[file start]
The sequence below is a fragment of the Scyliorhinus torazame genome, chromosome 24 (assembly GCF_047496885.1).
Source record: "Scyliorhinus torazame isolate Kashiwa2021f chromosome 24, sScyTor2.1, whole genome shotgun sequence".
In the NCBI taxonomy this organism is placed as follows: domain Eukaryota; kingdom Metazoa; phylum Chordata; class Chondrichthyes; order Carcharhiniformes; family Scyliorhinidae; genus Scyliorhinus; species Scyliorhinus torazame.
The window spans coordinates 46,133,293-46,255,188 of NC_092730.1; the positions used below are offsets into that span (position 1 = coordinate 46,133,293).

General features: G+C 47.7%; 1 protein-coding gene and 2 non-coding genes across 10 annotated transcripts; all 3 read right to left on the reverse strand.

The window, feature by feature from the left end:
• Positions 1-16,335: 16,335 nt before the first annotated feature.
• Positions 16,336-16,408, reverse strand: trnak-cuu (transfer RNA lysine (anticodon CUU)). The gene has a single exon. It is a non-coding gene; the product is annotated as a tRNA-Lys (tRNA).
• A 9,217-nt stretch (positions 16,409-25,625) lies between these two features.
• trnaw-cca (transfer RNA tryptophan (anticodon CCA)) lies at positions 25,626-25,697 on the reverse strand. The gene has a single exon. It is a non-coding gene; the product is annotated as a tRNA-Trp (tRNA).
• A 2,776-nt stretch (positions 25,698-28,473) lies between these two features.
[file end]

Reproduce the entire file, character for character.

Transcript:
The sequence below is a fragment of the Scyliorhinus torazame genome, chromosome 24 (assembly GCF_047496885.1).
Source record: "Scyliorhinus torazame isolate Kashiwa2021f chromosome 24, sScyTor2.1, whole genome shotgun sequence".
In the NCBI taxonomy this organism is placed as follows: domain Eukaryota; kingdom Metazoa; phylum Chordata; class Chondrichthyes; order Carcharhiniformes; family Scyliorhinidae; genus Scyliorhinus; species Scyliorhinus torazame.
The window spans coordinates 46,133,293-46,255,188 of NC_092730.1; the positions used below are offsets into that span (position 1 = coordinate 46,133,293).

General features: G+C 47.7%; 1 protein-coding gene and 2 non-coding genes across 10 annotated transcripts; all 3 read right to left on the reverse strand.

The window, feature by feature from the left end:
• Positions 1-16,335: 16,335 nt before the first annotated feature.
• Positions 16,336-16,408, reverse strand: trnak-cuu (transfer RNA lysine (anticodon CUU)). The gene has a single exon. It is a non-coding gene; the product is annotated as a tRNA-Lys (tRNA).
• A 9,217-nt stretch (positions 16,409-25,625) lies between these two features.
• trnaw-cca (transfer RNA tryptophan (anticodon CCA)) lies at positions 25,626-25,697 on the reverse strand. The gene has a single exon. It is a non-coding gene; the product is annotated as a tRNA-Trp (tRNA).
• A 2,776-nt stretch (positions 25,698-28,473) lies between these two features.